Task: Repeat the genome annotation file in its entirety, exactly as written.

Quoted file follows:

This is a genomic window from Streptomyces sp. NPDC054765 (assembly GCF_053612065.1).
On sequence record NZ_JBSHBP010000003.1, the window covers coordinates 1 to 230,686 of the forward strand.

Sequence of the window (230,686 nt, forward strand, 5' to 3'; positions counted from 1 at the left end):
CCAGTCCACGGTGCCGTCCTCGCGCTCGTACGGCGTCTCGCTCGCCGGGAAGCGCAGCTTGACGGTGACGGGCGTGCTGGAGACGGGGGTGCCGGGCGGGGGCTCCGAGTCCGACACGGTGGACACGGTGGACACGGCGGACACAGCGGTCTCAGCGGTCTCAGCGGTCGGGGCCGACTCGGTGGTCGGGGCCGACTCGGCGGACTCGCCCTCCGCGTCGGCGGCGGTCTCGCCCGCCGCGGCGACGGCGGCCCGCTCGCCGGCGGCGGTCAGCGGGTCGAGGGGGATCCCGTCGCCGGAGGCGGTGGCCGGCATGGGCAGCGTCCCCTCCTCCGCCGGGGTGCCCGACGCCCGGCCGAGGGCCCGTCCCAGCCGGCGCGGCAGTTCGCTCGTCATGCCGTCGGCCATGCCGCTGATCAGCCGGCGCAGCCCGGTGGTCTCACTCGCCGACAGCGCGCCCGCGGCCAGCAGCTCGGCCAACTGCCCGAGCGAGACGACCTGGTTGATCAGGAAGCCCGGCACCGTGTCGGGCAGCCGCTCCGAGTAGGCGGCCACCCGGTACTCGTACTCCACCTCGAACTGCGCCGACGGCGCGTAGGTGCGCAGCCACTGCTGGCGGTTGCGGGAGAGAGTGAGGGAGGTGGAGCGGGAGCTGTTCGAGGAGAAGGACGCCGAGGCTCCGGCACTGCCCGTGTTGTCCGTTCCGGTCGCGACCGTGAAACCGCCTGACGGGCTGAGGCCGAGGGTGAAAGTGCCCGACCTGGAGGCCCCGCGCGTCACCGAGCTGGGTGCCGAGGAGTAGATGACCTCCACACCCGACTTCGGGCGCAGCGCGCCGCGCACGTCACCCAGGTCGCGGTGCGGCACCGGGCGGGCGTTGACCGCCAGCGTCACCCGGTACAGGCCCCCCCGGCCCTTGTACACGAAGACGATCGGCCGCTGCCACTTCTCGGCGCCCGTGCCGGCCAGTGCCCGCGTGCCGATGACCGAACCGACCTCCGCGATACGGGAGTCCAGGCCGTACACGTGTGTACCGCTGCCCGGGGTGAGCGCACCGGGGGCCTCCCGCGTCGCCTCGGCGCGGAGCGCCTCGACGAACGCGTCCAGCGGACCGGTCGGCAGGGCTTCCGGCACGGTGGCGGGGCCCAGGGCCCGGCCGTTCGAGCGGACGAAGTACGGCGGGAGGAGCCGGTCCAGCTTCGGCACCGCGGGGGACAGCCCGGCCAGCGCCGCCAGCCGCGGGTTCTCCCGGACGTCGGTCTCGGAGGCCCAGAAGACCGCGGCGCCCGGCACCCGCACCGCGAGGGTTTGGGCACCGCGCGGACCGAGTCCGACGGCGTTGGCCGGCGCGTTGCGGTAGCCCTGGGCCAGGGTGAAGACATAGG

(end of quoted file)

This is a genomic window from Streptomyces sp. NPDC054765 (assembly GCF_053612065.1).
On sequence record NZ_JBSHBP010000003.1, the window covers coordinates 1 to 230,686 of the forward strand.

Sequence of the window (230,686 nt, forward strand, 5' to 3'; positions counted from 1 at the left end):
CCAGTCCACGGTGCCGTCCTCGCGCTCGTACGGCGTCTCGCTCGCCGGGAAGCGCAGCTTGACGGTGACGGGCGTGCTGGAGACGGGGGTGCCGGGCGGGGGCTCCGAGTCCGACACGGTGGACACGGTGGACACGGCGGACACAGCGGTCTCAGCGGTCTCAGCGGTCGGGGCCGACTCGGTGGTCGGGGCCGACTCGGCGGACTCGCCCTCCGCGTCGGCGGCGGTCTCGCCCGCCGCGGCGACGGCGGCCCGCTCGCCGGCGGCGGTCAGCGGGTCGAGGGGGATCCCGTCGCCGGAGGCGGTGGCCGGCATGGGCAGCGTCCCCTCCTCCGCCGGGGTGCCCGACGCCCGGCCGAGGGCCCGTCCCAGCCGGCGCGGCAGTTCGCTCGTCATGCCGTCGGCCATGCCGCTGATCAGCCGGCGCAGCCCGGTGGTCTCACTCGCCGACAGCGCGCCCGCGGCCAGCAGCTCGGCCAACTGCCCGAGCGAGACGACCTGGTTGATCAGGAAGCCCGGCACCGTGTCGGGCAGCCGCTCCGAGTAGGCGGCCACCCGGTACTCGTACTCCACCTCGAACTGCGCCGACGGCGCGTAGGTGCGCAGCCACTGCTGGCGGTTGCGGGAGAGAGTGAGGGAGGTGGAGCGGGAGCTGTTCGAGGAGAAGGACGCCGAGGCTCCGGCACTGCCCGTGTTGTCCGTTCCGGTCGCGACCGTGAAACCGCCTGACGGGCTGAGGCCGAGGGTGAAAGTGCCCGACCTGGAGGCCCCGCGCGTCACCGAGCTGGGTGCCGAGGAGTAGATGACCTCCACACCCGACTTCGGGCGCAGCGCGCCGCGCACGTCACCCAGGTCGCGGTGCGGCACCGGGCGGGCGTTGACCGCCAGCGTCACCCGGTACAGGCCCCCCCGGCCCTTGTACACGAAGACGATCGGCCGCTGCCACTTCTCGGCGCCCGTGCCGGCCAGTGCCCGCGTGCCGATGACCGAACCGACCTCCGCGATACGGGAGTCCAGGCCGTACACGTGTGTACCGCTGCCCGGGGTGAGCGCACCGGGGGCCTCCCGCGTCGCCTCGGCGCGGAGCGCCTCGACGAACGCGTCCAGCGGACCGGTCGGCAGGGCTTCCGGCACGGTGGCGGGGCCCAGGGCCCGGCCGTTCGAGCGGACGAAGTACGGCGGGAGGAGCCGGTCCAGCTTCGGCACCGCGGGGGACAGCCCGGCCAGCGCCGCCAGCCGCGGGTTCTCCCGGACGTCGGTCTCGGAGGCCCAGAAGACCGCGGCGCCCGGCACCCGCACCGCGAGGGTTTGGGCACCGCGCGGACCGAGTCCGACGGCGTTGGCCGGCGCGTTGCGGTAGCCCTGGGCCAGGGTGAAGACATAGG